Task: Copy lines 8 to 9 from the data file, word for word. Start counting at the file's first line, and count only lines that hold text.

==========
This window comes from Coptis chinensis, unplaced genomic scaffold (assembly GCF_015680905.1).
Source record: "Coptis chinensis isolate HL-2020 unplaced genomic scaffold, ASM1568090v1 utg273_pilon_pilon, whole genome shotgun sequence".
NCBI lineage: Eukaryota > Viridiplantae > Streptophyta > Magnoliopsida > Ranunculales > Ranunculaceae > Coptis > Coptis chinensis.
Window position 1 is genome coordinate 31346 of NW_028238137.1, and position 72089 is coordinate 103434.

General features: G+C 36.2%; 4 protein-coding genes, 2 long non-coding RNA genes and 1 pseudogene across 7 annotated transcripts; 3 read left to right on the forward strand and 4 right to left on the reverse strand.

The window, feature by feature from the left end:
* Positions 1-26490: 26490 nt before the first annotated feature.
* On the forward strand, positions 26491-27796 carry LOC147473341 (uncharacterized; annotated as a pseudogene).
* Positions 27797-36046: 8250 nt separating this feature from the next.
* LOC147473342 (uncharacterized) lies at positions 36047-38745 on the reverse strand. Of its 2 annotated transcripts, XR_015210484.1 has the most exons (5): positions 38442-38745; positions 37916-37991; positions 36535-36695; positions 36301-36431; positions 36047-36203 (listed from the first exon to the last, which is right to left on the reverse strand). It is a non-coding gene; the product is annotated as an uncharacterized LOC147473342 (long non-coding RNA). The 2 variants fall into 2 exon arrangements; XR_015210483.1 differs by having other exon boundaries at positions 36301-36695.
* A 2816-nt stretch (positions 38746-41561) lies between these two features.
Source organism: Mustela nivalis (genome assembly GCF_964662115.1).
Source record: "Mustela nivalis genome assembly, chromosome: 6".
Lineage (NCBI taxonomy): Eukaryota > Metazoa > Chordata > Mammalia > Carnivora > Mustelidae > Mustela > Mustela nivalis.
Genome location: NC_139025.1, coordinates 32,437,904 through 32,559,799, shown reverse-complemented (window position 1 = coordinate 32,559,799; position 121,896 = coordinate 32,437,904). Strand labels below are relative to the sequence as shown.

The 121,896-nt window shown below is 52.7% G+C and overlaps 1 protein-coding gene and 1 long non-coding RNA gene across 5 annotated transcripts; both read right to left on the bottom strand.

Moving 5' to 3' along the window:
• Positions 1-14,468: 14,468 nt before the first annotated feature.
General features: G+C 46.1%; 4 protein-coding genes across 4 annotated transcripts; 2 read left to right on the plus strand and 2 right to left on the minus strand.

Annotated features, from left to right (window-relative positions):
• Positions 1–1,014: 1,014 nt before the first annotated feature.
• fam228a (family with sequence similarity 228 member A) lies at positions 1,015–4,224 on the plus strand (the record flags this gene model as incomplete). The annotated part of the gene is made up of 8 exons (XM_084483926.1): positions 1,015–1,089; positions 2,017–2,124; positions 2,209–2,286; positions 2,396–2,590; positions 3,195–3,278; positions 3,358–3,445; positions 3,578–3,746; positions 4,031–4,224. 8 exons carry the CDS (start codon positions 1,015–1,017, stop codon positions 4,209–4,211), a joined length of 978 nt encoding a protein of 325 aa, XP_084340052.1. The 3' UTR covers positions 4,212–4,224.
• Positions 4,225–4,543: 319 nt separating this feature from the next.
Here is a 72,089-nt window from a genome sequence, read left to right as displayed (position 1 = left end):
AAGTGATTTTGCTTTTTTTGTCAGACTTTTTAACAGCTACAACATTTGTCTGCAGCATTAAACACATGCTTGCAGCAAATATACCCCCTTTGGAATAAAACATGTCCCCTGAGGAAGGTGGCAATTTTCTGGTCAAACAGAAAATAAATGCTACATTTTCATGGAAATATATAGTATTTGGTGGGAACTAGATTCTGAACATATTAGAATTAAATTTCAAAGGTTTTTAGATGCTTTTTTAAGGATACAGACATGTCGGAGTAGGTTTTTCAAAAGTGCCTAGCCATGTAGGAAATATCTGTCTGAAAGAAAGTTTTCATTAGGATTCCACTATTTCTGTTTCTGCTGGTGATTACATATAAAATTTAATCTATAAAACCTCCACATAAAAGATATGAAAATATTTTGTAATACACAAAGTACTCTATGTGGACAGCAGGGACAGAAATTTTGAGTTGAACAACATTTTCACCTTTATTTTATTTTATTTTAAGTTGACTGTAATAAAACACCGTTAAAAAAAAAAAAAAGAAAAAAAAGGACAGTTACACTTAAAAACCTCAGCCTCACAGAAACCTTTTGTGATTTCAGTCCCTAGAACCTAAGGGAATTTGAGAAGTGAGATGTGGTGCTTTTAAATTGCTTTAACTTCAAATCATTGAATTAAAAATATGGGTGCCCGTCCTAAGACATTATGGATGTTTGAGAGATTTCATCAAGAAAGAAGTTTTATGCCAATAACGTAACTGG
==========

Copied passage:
* On the forward strand, positions 26491-27796 carry LOC147473341 (uncharacterized; annotated as a pseudogene).
* Positions 27797-36046: 8250 nt separating this feature from the next.